Cardinal Williams Appellant v The Queen Respondent [ECSC]

JurisdictionSt Vincent and the Grenadines
CourtCourt of Appeal
JudgeBYRON CJ,d'AUVERGNE JA (Ag.),SAUNDERS, JA (Ag),Suzie d'Auvergne,Sir Dennis Byron,Chief Justice
Judgment Date02 April 2001
Judgment citation (vLex)[2001] ECSC J0402-2
Docket NumberAPPEAL NO. 10 OF 1995
Date02 April 2001
[2001] ECSC J0402-2




The Hon. Sir Dennis Byron Chief Justice

The Hon. Ms. Suzie D'Auvergne Justice of Appeal (Ag.)

The Hon. Mr. Adrian Saunders Justice of Appeal (Ag.)

APPEAL NO. 10 OF 1995

Cardinal Williams
The Queen

Mr. J. Guthrie QC, Mr. K. Starmer and Ms. N. Sylvester for the Appellant

Dr. H. Browne and Ms. S. Bollers for the Respondent


I have read the judgments prepared by d'Auvergne J.A. (Ag.) and Saunders J.A. [Ag.]. They have both come to the conclusion that the conviction of murder should be quashed and that a conviction for manslaughter should be substituted. I think that the factual and legal issues have been set out in great detail. I find it unnecessary to repeat this exercise. I was impressed by both Dr. Eastman's and Dr. Mahy's testimony and conclude that that there is a likelihood that the jury could have adopted the views expressed by either of them. In those circumstances it would be open to the jury to return a verdict of manslaughter on the ground of the appellant's diminished responsibility. Additionally, both of my colleagues have noted that the appellant has been on death row since 1995, and concluded that in accordance with the Pratt and Morgan principle, the death penalty would not be imposed, whatever the final verdict. The expense and trauma of a retrial would be wasteful and meaningless. I agree that the conviction be set aside and a verdict of manslaughter be substituted. The issue of the subjective motives and the antecendents of the appellant was addressed in the technical evidence given before us, as was the issue of the gravity of the offence. I agree that we have received sufficient information to consider the mitigating factors and make a fair adjudication on the sentence.


I support the views expressed by d'Auvergne JA (Ag.) that mental condition of diminished responsibility is a mitigating factor as it tends to reduce the offenders responsibility for his behaviour in committing the offence.


I would therefore order that the conviction be set aside and a conviction of manslaughter be substituted with a sentence of 10 years imprisonment.


By order of Her Majesty in Council dated 12 th July 2000 this appeal was remitted to the Eastern Caribbean Supreme Court of Appeal for re-hearing. The reasons for remitting the case are contained in the judgment of the Judicial Committee of the Privy Council dated 23 rd November 1998 and reflected in the order dated 16 th December 1998.


The Judicial Committee of the Privy Council in that judgment of 23 rd November 1998 rejected the original grounds of appeal against conviction of the appellant but had by an application for leave to tender new evidence in the form of a report by Dr. N.L.G. Eastman, a distinguished English forensic psychiatrist, who went to St Vincent and interviewed the appellant in prison for over five hours on 19 th February 1998, remitted the matter to the Court of Appeal to decide how to deal with Dr. Eastman's evidence. It was contemplated by the Judicial Committee of the Privy Council that the appellant would be permitted to call Dr. Eastman to give evidence either at a new trial or before the Court of Appeal; that the said Dr. Eastman would be subjected to cross-examination and that other evidence could be called in rebuttal, for "their Lordships consider that Dr. Eastman's evidence is "likely to be credible" in the sense that it satisfies that test of being apparently credible, though it need not be incontrovertible" per Denning L J in Ladd v Marshall 1954 IWLR 1489 at page 1491.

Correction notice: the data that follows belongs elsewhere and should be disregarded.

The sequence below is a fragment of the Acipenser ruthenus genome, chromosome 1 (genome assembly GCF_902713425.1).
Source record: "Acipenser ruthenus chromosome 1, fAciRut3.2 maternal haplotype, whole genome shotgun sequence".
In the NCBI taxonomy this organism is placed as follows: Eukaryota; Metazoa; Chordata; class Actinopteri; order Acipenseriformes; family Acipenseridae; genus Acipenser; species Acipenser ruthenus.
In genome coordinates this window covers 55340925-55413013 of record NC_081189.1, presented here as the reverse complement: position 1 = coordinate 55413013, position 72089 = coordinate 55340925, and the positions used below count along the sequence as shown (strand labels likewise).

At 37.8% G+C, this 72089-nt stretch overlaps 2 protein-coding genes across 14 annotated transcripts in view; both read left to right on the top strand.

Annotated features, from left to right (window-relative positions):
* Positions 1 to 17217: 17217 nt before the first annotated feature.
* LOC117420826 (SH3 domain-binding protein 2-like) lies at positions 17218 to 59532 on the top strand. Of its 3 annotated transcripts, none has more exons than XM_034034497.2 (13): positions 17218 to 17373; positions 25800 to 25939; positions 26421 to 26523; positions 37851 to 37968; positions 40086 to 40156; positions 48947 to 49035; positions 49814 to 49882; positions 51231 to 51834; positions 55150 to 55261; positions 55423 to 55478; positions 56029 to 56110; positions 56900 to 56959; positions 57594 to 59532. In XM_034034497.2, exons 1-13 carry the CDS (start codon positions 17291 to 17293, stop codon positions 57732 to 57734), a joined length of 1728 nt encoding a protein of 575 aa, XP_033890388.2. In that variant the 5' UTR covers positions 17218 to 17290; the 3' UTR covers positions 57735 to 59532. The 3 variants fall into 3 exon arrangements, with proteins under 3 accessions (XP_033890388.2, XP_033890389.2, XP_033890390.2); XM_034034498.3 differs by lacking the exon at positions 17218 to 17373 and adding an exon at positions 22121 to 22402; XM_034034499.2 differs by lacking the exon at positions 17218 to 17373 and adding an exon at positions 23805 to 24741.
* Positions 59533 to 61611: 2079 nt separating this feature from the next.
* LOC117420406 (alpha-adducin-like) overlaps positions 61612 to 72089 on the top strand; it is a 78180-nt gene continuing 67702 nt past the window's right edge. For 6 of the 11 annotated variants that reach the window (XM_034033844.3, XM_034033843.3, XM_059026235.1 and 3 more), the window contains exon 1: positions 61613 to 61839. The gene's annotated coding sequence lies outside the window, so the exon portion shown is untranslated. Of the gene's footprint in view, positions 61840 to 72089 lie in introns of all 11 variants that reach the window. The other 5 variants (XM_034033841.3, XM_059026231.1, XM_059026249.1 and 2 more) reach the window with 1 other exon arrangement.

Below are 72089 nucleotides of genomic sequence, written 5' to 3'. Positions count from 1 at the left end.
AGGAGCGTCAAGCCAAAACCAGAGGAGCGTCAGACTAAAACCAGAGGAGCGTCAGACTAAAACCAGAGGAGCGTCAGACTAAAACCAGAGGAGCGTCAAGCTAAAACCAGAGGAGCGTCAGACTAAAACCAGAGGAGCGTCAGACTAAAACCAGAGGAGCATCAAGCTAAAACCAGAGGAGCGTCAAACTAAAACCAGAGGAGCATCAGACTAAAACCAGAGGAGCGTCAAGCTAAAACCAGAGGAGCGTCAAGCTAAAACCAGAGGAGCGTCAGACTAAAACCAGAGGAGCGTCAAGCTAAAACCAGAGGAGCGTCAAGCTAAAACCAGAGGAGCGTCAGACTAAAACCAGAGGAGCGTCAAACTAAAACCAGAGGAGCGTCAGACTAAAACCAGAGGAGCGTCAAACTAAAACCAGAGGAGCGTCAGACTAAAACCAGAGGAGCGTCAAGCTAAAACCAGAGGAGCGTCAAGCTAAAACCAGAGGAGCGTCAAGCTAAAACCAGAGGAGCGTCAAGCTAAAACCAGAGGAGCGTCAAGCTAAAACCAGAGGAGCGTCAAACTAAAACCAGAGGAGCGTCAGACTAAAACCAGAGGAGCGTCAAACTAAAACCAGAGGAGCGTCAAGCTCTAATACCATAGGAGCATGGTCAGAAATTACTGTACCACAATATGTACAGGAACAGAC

On the 16 th day of November 1994 the appellant Cardinal Williams inflicted a fatal wound to the throat of his girlfriend, Caroline Moses, with a kitchen knife outside their house. The wound inflicted was a 5 1/2 inches jagged laceration to the right side of the neck, completely severing the strep muscles of her neck, carotid arteries, the windpipe the vagus nerves, the phrenic nerves, exposing the spinal cord between the C1 and C2 vertebrae. A post mortem examination revealed fifty-one other lacerations on different parts of her body. Almost immediately after, their two children ages five and two respectively, were found dead with their throats cut in separate rooms in the house.


On the 23 rd day of June 1995 the appellant was convicted of the murder of Caroline Moses and was sentenced to "Suffer death in the manner authorised by law". The appellant appealed from that conviction and sentence. This first appeal against conviction was dismissed by order of the Eastern Caribbean Court of Appeal dated 29 th January 1996 (Byron CJ Singh J & Matthew JA ag) The appellant by special leave appealed as a poor person to the Judicial Committee of the Privy Council. The said Committee rejected the original grounds of appeal but remitted the matter as stated earlier, to the Eastern Caribbean Court of Appeal to deal with Dr. Eastman's evidence.